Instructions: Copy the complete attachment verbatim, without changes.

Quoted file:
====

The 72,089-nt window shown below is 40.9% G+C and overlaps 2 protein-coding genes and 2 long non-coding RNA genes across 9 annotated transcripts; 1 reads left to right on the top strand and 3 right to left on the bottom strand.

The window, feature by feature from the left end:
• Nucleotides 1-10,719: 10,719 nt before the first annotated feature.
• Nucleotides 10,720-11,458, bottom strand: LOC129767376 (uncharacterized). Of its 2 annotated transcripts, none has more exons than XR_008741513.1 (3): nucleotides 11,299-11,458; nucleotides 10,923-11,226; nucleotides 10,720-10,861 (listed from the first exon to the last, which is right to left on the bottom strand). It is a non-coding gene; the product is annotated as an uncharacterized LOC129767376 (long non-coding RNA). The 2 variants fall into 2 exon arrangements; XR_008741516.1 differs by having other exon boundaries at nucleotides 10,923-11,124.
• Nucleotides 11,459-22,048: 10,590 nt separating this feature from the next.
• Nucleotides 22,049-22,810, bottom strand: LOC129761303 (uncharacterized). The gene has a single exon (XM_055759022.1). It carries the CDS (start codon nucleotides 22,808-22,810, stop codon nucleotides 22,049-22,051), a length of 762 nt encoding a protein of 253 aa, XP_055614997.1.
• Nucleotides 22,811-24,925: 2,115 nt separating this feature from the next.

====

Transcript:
The 72,089-nt window shown below is 40.9% G+C and overlaps 2 protein-coding genes and 2 long non-coding RNA genes across 9 annotated transcripts; 1 reads left to right on the top strand and 3 right to left on the bottom strand.

The window, feature by feature from the left end:
• Nucleotides 1-10,719: 10,719 nt before the first annotated feature.
• Nucleotides 10,720-11,458, bottom strand: LOC129767376 (uncharacterized). Of its 2 annotated transcripts, none has more exons than XR_008741513.1 (3): nucleotides 11,299-11,458; nucleotides 10,923-11,226; nucleotides 10,720-10,861 (listed from the first exon to the last, which is right to left on the bottom strand). It is a non-coding gene; the product is annotated as an uncharacterized LOC129767376 (long non-coding RNA). The 2 variants fall into 2 exon arrangements; XR_008741516.1 differs by having other exon boundaries at nucleotides 10,923-11,124.
• Nucleotides 11,459-22,048: 10,590 nt separating this feature from the next.
• Nucleotides 22,049-22,810, bottom strand: LOC129761303 (uncharacterized). The gene has a single exon (XM_055759022.1). It carries the CDS (start codon nucleotides 22,808-22,810, stop codon nucleotides 22,049-22,051), a length of 762 nt encoding a protein of 253 aa, XP_055614997.1.
• Nucleotides 22,811-24,925: 2,115 nt separating this feature from the next.